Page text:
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Effects of Child Abuse, Adolescent Violence, Peer Approval and Pro-violence Attitudes on Intimate Partner Violence in Adulthood

NCJ Number
252227
Date Published
Author(s)
Todd I. Herrenkohl, Hyunzee Jung
Annotation
This study analyzed the prediction of adult intimate partner violence (IPV) from variables measured in childhood and adolescence, so as to determine the unique influence of earlier victimization and perpetration of violence, as well as other variables grounded in theory and empirical findings.
Abstract
The study determined that dating-violence victimization and peer approval of dating violence in adolescence emerge as the unique predictors of IPV victimization and perpetration in adulthood. Official child maltreatment predicted IPV perpetration. Data were obtained from a longitudinal study that began in the 1970s with a sample of 457 preschool-aged children who were reassessed as adults. Outcomes of adult IPV victimization and perpetration types were regressed on predictors of parent-reported child abuse, officially recorded child maltreatment, adolescent victimization, violence perpetration, pro-violence attitudes, and peer approval of violence during adolescence, controlling for childhood socioeconomic status (SES), age in adolescence, and gender. The study’s findings indicate the importance of prevention programs and strategies that will disrupt the cycle of violence at its early stages, as well as interventions during adolescence that target peer influences. (Publisher abstract modified)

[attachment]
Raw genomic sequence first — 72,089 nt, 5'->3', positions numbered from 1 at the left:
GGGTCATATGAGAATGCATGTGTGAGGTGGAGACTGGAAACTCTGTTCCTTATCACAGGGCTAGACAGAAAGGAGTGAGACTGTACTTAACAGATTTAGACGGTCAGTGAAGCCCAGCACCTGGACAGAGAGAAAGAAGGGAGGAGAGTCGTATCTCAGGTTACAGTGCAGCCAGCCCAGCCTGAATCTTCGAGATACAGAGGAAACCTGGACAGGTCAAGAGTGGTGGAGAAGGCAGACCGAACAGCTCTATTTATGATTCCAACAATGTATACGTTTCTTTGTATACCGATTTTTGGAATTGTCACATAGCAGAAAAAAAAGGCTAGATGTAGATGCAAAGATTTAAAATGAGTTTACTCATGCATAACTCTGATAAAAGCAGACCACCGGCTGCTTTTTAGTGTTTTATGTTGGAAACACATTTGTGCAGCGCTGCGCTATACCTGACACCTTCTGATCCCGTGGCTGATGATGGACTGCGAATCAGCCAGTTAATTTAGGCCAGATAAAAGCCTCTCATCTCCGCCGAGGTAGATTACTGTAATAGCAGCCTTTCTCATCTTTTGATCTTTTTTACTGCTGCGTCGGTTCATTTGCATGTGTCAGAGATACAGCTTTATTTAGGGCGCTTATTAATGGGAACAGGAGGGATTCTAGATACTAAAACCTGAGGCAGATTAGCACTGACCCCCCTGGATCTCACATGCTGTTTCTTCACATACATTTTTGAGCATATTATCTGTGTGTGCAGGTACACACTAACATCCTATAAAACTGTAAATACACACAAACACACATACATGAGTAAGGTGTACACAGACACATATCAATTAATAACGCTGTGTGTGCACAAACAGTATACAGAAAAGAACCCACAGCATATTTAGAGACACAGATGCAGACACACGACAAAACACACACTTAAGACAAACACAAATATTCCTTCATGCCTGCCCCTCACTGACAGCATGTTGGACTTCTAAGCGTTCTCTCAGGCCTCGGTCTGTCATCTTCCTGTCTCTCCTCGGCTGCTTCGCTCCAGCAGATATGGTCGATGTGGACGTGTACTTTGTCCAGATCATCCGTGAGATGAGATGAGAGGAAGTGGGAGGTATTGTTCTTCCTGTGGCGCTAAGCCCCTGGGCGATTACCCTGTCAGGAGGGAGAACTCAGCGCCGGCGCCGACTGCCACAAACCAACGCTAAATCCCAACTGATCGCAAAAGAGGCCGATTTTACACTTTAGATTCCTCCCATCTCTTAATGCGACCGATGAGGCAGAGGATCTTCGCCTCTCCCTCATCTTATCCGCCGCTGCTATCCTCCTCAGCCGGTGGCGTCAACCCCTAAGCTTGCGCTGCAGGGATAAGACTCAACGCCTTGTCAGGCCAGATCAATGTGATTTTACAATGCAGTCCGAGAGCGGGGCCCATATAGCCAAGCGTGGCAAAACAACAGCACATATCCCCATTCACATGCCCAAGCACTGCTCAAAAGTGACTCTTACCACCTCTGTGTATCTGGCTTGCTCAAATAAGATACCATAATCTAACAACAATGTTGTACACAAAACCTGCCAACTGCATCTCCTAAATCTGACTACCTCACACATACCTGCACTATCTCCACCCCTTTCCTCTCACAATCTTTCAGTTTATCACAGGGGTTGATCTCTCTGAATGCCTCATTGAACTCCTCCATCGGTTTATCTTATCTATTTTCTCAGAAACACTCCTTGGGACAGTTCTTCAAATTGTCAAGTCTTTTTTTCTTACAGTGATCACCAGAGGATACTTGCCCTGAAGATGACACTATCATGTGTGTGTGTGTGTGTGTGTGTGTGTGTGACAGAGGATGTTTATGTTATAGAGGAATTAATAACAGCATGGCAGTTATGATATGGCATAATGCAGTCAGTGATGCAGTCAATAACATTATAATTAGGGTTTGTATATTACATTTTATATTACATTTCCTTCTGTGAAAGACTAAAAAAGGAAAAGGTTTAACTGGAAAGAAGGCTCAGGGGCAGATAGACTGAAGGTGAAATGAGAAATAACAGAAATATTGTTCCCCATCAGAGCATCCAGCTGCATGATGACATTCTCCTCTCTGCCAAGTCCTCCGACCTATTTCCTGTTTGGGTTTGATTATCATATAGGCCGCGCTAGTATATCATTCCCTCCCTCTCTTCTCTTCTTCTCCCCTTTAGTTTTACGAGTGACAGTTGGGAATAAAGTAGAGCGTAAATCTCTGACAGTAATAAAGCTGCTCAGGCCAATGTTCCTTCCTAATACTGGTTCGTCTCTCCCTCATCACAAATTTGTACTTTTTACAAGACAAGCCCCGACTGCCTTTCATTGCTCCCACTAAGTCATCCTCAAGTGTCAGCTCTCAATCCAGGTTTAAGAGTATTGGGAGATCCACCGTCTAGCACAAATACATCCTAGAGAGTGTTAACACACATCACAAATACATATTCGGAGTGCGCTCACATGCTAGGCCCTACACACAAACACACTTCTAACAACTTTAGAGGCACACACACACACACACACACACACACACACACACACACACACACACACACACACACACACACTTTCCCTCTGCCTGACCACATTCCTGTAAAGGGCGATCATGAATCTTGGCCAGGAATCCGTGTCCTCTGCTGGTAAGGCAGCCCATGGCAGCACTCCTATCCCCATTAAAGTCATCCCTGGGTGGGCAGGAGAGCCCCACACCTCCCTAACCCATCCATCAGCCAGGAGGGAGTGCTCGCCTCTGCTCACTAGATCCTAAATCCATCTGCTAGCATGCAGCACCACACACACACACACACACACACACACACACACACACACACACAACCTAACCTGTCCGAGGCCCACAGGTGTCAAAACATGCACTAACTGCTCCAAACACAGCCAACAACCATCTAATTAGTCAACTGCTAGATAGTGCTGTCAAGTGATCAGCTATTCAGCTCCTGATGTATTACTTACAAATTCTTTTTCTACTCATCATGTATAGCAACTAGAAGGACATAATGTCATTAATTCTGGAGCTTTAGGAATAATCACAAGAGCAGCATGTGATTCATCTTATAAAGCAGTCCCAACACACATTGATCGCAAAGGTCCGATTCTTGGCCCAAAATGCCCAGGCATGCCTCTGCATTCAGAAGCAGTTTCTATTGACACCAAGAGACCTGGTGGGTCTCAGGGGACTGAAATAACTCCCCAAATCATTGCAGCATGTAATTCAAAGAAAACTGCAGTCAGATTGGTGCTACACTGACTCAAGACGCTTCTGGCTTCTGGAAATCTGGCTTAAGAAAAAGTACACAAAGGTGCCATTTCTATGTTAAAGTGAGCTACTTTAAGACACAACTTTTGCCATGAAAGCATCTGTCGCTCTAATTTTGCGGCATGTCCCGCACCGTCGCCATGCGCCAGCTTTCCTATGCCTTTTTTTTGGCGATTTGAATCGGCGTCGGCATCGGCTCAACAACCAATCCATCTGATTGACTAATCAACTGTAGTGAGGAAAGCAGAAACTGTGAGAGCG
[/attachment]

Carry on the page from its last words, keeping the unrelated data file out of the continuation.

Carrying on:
Date Created: March 6, 2019